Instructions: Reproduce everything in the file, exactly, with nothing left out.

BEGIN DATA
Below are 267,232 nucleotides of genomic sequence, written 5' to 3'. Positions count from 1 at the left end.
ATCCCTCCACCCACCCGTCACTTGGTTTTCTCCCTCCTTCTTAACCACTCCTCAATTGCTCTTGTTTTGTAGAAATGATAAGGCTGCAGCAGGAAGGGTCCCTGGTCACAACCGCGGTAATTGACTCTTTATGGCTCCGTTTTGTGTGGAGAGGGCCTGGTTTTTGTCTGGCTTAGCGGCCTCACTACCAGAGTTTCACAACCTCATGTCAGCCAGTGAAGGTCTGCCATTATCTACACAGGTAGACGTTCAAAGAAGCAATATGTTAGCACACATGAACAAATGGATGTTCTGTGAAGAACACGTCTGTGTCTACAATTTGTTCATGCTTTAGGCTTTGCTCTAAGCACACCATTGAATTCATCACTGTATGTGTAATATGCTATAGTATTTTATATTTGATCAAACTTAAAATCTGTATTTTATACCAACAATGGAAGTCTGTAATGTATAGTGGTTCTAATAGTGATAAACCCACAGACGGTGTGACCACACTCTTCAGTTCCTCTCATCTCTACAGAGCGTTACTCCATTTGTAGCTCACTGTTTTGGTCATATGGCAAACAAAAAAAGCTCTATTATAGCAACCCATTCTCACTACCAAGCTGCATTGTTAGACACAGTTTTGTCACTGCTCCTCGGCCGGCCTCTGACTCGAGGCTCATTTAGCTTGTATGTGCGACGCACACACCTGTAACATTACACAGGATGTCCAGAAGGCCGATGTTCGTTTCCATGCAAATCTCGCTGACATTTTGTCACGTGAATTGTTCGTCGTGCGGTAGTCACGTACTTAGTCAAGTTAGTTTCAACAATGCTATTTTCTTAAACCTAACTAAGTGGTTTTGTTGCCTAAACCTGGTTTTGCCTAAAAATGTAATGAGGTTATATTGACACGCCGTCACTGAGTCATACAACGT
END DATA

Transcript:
Below are 267,232 nucleotides of genomic sequence, written 5' to 3'. Positions count from 1 at the left end.
ATCCCTCCACCCACCCGTCACTTGGTTTTCTCCCTCCTTCTTAACCACTCCTCAATTGCTCTTGTTTTGTAGAAATGATAAGGCTGCAGCAGGAAGGGTCCCTGGTCACAACCGCGGTAATTGACTCTTTATGGCTCCGTTTTGTGTGGAGAGGGCCTGGTTTTTGTCTGGCTTAGCGGCCTCACTACCAGAGTTTCACAACCTCATGTCAGCCAGTGAAGGTCTGCCATTATCTACACAGGTAGACGTTCAAAGAAGCAATATGTTAGCACACATGAACAAATGGATGTTCTGTGAAGAACACGTCTGTGTCTACAATTTGTTCATGCTTTAGGCTTTGCTCTAAGCACACCATTGAATTCATCACTGTATGTGTAATATGCTATAGTATTTTATATTTGATCAAACTTAAAATCTGTATTTTATACCAACAATGGAAGTCTGTAATGTATAGTGGTTCTAATAGTGATAAACCCACAGACGGTGTGACCACACTCTTCAGTTCCTCTCATCTCTACAGAGCGTTACTCCATTTGTAGCTCACTGTTTTGGTCATATGGCAAACAAAAAAAGCTCTATTATAGCAACCCATTCTCACTACCAAGCTGCATTGTTAGACACAGTTTTGTCACTGCTCCTCGGCCGGCCTCTGACTCGAGGCTCATTTAGCTTGTATGTGCGACGCACACACCTGTAACATTACACAGGATGTCCAGAAGGCCGATGTTCGTTTCCATGCAAATCTCGCTGACATTTTGTCACGTGAATTGTTCGTCGTGCGGTAGTCACGTACTTAGTCAAGTTAGTTTCAACAATGCTATTTTCTTAAACCTAACTAAGTGGTTTTGTTGCCTAAACCTGGTTTTGCCTAAAAATGTAATGAGGTTATATTGACACGCCGTCACTGAGTCATACAACGT